Abbie Hughes from software company My Mobile Workers throws down the gauntlet on modern road worker safety.
Highway worker safety provides an opportunity to prove that the Internet of Things (IoT) is something more than just another industry buzzword. It has the potential to genuinely save workers’ lives.
Good communication can be the key to safer working environments and that’s exactly what IoT can deliver with its data connection of objects, people and networks – to create smarter systems, better able to monitor risks.
It opens up the possibility of a road maintenance world in which every active element is ‘speaking’ to each other. Where weather conditions are monitored, approaching motorists are warned, vehicle movements are tracked and highway workers alerted – the instant a risk is identified.
It’s the kind of controlled environment in which there would be no such things as an ‘unavoidable accident’. It would turn Highways England’s zero accident objective from a laudable aim, to a genuinely achievable goal.
Present day solutions
Highways Resource Solutions (HRS) is one of the UK companies that’s using IoT style data connectivity to better protect the safety of road workers. The death of a Leicestershire highways worker in 2011 led to the company’s pioneering work on safety systems.
HRS use cone barrier sensors and cameras to create a virtual perimeter around a work location, with alerts triggered whenever a vehicle breach is detected. Alarms worn by traffic management officers provide instant warnings of any potential threat.
This kind of wearable technology is something that Highways England has recently been promoting with a £36,000 award to Japanese company, Fujitsu, to aid the development of kit to monitor the wellbeing of highway workers.
The Massachusetts Institute of Technology (MIT) has also been looking into this area with its Safety ++ project. The prototype designs include a ‘smart’ undershirt which monitors health and shoe sensors which track movement and body stresses.
Joining up the dots
While all of these advancements are encouraging, the true power of IoT will only be unleashed when ways are found to combine the various technologies that are becoming available. It’s this joining up of the dots that poses the greatest challenge.
It relies on more than just smart technology; it requires a new style of collaborative approach within the highways sector with businesses and service providers sharing resources. It’s a shift that’s unlikely to happen ‘organically’.
If companies invest in systems that allow them to collect valuable highways data, what incentive is there to share these resources? The present day technology giants have attained their lofty positions by monopolising big data, not by sharing it.
The driving force behind the new technology is likely to be efficiency rather than safety. While companies have a duty to protect employees, they’re also having to balance this against the need to work within budgets and to hit deadlines.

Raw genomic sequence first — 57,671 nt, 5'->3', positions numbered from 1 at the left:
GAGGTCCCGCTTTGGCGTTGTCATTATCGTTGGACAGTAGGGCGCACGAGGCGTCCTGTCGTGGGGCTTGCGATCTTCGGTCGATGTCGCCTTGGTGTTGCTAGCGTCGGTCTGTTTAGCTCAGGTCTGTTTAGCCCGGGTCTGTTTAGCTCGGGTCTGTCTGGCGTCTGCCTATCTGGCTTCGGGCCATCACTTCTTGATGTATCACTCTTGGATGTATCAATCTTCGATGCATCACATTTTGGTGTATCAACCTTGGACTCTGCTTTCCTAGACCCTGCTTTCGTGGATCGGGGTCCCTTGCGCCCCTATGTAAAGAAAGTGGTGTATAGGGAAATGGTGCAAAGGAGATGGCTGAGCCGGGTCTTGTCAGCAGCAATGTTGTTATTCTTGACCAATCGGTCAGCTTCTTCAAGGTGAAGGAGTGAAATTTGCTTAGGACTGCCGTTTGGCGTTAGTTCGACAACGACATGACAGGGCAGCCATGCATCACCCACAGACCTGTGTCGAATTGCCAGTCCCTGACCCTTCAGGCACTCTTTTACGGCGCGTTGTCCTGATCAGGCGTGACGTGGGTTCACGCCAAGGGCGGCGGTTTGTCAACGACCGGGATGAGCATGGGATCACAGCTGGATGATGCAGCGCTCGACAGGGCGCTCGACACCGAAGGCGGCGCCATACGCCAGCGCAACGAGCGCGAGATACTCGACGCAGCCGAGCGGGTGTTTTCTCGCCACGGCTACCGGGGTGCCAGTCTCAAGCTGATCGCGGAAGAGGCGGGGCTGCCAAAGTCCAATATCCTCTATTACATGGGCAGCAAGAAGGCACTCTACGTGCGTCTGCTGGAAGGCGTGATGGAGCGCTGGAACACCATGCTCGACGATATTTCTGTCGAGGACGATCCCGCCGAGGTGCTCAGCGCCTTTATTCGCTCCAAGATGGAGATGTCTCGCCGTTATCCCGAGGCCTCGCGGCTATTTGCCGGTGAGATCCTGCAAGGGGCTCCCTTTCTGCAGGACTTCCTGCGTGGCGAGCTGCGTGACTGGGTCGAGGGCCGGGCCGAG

So improved safety is liable to be viewed more as a welcome by-product of IoT savings and efficiencies, rather than the end goal itself. The potential to save lives and reduce accident rates may not prove enough of an incentive in isolation.
If the benefits are ever going to become a reality, it will need significant government support and third-party infrastructure provision. The UK Government has made some tentative steps, providing financial support for HyperCat – a set of standardised protocols for the sharing of IoT data. It’s a project, which highlights the challenges ahead with developers having to balance the requirements of around 40 different interested parties.
There’s another major regulatory hurdle that stands in the way of IoT – the forthcoming data protection laws.
The General Data Protection Regulations (GDPR), [for more on GDPR see pages 32-34], which the UK Government has committed to adhering to, will severely limit the ways that companies can use any personal data they collect.
It means that an individual has to knowingly opt-in to having their personal information collected and if they choose to opt-out, a company is unable to use or share it with any other organisations.
It has the potential to make IoT a square peg that’s trying to fit through a legislative round hole. The future impact of this will largely depend on legal interpretations of ‘personal’ and ‘anonymous’ data.
Turning vision into reality
So the individual elements required to create the IoT continue to emerge within the highways sector but the overall framework that’s needed to turn the vision into a reality, still appears to be a long way off.
We now have the technology with the potential to eliminate highway worker risks. To turn this potential into a reality will take more than an optimistic vision; it needs a combined drive and commitment by all within the highways sector to ensure the best tools are found to protect the lives of our workers.